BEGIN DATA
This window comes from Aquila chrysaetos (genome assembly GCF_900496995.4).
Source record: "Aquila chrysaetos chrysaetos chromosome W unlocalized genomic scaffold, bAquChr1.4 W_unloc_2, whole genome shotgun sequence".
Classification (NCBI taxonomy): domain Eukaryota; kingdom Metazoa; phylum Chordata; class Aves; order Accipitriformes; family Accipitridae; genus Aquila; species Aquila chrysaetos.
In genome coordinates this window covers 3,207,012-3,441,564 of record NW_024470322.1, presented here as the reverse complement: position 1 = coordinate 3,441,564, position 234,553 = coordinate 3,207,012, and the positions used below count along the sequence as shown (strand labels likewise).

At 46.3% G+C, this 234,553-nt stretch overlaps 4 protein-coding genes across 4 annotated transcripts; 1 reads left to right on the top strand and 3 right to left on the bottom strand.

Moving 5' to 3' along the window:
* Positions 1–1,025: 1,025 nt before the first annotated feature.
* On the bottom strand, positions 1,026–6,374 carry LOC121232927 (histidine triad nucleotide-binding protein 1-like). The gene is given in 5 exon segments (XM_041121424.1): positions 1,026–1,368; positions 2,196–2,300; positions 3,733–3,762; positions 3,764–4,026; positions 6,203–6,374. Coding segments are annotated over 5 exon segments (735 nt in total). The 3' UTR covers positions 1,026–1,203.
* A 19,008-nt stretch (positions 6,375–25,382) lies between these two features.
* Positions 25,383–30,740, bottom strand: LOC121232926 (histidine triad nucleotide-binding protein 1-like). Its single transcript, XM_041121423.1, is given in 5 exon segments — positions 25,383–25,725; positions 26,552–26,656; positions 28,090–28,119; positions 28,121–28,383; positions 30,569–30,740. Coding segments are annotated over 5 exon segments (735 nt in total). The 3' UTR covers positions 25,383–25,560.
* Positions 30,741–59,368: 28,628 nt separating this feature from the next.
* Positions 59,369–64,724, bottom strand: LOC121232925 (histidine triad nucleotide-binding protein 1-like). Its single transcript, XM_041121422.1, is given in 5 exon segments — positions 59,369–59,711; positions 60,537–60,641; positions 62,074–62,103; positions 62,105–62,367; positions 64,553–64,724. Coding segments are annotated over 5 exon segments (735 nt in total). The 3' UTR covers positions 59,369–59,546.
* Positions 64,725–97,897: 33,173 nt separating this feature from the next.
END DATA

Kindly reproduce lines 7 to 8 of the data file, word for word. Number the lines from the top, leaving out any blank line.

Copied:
* Positions 1–1,025: 1,025 nt before the first annotated feature.
* On the bottom strand, positions 1,026–6,374 carry LOC121232927 (histidine triad nucleotide-binding protein 1-like). The gene is given in 5 exon segments (XM_041121424.1): positions 1,026–1,368; positions 2,196–2,300; positions 3,733–3,762; positions 3,764–4,026; positions 6,203–6,374. Coding segments are annotated over 5 exon segments (735 nt in total). The 3' UTR covers positions 1,026–1,203.